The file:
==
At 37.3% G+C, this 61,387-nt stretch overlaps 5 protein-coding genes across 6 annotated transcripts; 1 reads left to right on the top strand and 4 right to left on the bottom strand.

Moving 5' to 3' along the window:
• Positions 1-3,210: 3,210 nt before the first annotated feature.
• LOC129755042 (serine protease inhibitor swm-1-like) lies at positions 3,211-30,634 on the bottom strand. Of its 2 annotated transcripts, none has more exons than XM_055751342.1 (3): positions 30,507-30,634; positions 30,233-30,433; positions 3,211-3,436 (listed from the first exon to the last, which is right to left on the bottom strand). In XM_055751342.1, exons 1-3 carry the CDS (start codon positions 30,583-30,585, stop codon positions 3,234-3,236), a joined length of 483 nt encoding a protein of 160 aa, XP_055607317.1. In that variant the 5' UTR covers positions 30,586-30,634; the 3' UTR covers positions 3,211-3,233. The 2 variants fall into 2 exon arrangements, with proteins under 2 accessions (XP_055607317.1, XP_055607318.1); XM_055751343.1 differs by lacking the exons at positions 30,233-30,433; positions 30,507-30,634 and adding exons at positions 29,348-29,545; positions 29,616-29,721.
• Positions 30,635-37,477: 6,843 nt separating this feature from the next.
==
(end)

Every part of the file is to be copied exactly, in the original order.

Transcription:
At 37.3% G+C, this 61,387-nt stretch overlaps 5 protein-coding genes across 6 annotated transcripts; 1 reads left to right on the top strand and 4 right to left on the bottom strand.

Moving 5' to 3' along the window:
• Positions 1-3,210: 3,210 nt before the first annotated feature.
• LOC129755042 (serine protease inhibitor swm-1-like) lies at positions 3,211-30,634 on the bottom strand. Of its 2 annotated transcripts, none has more exons than XM_055751342.1 (3): positions 30,507-30,634; positions 30,233-30,433; positions 3,211-3,436 (listed from the first exon to the last, which is right to left on the bottom strand). In XM_055751342.1, exons 1-3 carry the CDS (start codon positions 30,583-30,585, stop codon positions 3,234-3,236), a joined length of 483 nt encoding a protein of 160 aa, XP_055607317.1. In that variant the 5' UTR covers positions 30,586-30,634; the 3' UTR covers positions 3,211-3,233. The 2 variants fall into 2 exon arrangements, with proteins under 2 accessions (XP_055607317.1, XP_055607318.1); XM_055751343.1 differs by lacking the exons at positions 30,233-30,433; positions 30,507-30,634 and adding exons at positions 29,348-29,545; positions 29,616-29,721.
• Positions 30,635-37,477: 6,843 nt separating this feature from the next.